Chinese officials hope the regulations help resolve disputes in small transactions and protect sensitive data -- presumably the likes of credit card numbers.
Despite inevitable trouble enforcing such rules on giant, multi-party B2B2C operators, any step forward should be good for e-commerce as a whole. "The regulations are almost certainly to be on the side of the Chinese consumer, and this can only encourage more sales over the Internet," says Lamine Lahouasnia, a global retail analyst with
China Tech News
adds that the regulations will guide the health and popularization of e-commerce, presumably over the long term, and help to build a related credit system plus an information database. Those trends should increase traffic for e-sellers that are either scalable or already of massive scale.
"The Chinese Internet retailing market is far from saturated, but the market is consolidating as stronger players dominate and weaker ones are acquired," the Euromonitor analyst says. "There is still a lot of room to grow, but only for retailers with a unique proposition and vertical integration."
Some classic cases:
The commerce ministry gave U.S.-based global retailer
permission in August to increase its stake to 51.3% from 17.7% in a company that will own the online retailing business of China's largest online supermarket Yihaodian, Xinhua said. Wal-Mart share prices began hitting all-time highs from last month.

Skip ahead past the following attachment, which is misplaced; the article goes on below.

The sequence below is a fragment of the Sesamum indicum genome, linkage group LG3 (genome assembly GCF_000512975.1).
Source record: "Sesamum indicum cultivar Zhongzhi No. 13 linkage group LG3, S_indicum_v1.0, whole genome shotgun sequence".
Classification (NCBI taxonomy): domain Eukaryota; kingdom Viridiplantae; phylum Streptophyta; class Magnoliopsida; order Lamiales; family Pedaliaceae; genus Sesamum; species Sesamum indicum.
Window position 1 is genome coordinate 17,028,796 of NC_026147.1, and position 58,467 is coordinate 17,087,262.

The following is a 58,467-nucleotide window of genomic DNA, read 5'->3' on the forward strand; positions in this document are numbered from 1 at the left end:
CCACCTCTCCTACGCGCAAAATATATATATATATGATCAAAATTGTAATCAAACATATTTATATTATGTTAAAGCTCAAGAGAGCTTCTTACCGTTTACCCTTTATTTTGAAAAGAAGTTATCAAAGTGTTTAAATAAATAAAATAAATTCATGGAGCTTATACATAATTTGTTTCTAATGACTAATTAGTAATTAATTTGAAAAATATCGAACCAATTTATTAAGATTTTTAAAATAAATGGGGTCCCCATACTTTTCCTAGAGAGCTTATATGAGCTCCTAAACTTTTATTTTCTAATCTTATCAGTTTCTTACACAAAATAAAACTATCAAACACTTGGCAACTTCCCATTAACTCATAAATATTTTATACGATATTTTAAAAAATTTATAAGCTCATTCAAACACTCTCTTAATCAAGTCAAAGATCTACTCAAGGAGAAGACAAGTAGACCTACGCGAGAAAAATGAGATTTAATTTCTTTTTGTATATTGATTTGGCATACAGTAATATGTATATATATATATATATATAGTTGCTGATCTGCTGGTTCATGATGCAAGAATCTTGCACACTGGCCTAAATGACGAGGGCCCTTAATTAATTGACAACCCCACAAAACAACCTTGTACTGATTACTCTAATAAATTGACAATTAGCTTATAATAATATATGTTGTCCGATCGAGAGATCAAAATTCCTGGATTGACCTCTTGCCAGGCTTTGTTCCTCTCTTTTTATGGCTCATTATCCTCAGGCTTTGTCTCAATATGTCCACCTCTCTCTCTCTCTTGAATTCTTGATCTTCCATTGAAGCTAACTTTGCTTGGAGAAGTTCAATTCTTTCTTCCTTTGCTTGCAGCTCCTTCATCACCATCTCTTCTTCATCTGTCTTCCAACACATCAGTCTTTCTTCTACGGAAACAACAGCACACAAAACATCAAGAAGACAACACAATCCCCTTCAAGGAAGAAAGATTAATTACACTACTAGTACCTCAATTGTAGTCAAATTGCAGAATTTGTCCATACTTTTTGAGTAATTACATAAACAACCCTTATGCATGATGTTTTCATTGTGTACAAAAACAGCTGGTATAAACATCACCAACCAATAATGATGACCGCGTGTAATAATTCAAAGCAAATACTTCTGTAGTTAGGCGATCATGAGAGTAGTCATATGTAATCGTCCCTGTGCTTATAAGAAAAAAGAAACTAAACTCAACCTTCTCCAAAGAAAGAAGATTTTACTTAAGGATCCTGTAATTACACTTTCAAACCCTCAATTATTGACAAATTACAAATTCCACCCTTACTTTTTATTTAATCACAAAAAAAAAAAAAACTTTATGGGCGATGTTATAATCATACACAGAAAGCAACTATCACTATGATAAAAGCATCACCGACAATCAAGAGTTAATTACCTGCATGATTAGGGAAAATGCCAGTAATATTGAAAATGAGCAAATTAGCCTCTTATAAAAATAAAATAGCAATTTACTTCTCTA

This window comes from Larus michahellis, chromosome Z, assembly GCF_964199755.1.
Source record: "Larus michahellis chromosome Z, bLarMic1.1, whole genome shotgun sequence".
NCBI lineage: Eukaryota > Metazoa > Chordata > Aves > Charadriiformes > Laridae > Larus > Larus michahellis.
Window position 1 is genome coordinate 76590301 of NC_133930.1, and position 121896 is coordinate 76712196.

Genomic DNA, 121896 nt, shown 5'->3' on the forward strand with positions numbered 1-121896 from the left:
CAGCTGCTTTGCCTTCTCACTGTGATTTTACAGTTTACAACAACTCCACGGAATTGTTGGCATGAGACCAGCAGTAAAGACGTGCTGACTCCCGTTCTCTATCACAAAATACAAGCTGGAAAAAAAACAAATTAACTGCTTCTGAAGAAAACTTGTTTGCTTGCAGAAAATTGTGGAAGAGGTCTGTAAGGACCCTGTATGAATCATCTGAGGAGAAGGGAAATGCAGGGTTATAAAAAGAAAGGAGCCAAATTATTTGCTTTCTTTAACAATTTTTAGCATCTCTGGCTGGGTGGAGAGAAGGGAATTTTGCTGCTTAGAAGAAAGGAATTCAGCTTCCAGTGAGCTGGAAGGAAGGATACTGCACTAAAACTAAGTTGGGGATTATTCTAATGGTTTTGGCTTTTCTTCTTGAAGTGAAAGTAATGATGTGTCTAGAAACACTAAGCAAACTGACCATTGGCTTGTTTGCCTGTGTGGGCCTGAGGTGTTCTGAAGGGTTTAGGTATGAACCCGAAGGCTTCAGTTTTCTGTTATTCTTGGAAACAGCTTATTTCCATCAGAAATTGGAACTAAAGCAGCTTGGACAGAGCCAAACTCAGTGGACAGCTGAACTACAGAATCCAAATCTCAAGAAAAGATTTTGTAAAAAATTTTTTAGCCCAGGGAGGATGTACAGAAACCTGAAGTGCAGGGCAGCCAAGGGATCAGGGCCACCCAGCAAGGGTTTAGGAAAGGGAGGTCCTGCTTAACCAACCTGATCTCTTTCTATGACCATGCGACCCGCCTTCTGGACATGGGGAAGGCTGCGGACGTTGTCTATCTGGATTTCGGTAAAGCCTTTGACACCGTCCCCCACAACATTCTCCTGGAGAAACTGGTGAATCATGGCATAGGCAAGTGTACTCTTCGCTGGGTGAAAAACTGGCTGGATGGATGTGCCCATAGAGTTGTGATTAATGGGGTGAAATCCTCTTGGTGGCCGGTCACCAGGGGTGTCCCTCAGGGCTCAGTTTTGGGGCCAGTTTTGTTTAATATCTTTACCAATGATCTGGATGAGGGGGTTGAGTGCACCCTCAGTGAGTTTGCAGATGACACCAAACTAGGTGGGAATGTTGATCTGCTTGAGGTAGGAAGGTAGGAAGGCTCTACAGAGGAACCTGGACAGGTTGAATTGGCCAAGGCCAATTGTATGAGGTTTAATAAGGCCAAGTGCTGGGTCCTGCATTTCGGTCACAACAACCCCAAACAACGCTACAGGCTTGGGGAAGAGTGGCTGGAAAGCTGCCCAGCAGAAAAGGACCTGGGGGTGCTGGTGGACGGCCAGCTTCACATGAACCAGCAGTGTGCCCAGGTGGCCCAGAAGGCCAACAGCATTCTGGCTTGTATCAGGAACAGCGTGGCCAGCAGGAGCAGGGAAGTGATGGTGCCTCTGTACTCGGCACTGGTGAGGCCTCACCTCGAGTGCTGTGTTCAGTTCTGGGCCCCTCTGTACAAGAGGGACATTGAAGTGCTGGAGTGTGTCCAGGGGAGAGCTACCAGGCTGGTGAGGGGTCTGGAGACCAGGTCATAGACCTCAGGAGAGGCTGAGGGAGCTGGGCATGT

At the same time, Silicon Valley's
is selling back half of its 40% stake in Chinese e-commerce firm
. The move could raise investor confidence in Yahoo!, which is also strong in Asia as a search engine and news aggregator. Its share prices haven't recovered to post-global financial crisis levels.
In a purely local example, the online arm of China's biggest home appliance seller,
(trading at 002024.SZ) will buy
, an e-commerce baby-related merchandise seller with 7.5 million customers, the
newspaper said last week. Suning, listed on the dodgy yet indicative mainland stock exchange, saw share prices go up 11.2% in the week from Sept. 24.
A not-so-classic case:
E-Commerce China Dangdang
hasn't seen a jump in share prices since early 2011. The Beijing-based firm that does B2C trade in books and music reported a second-quarter net loss of 122.2 million yuan, versus 28.4 million yuan in the same period of 2011.
Its quarterly report cites increased warehousing and shipping costs, higher marketing expenses and a growing percentage of lower-margin "general merchandise" for sale versus its traditional media products.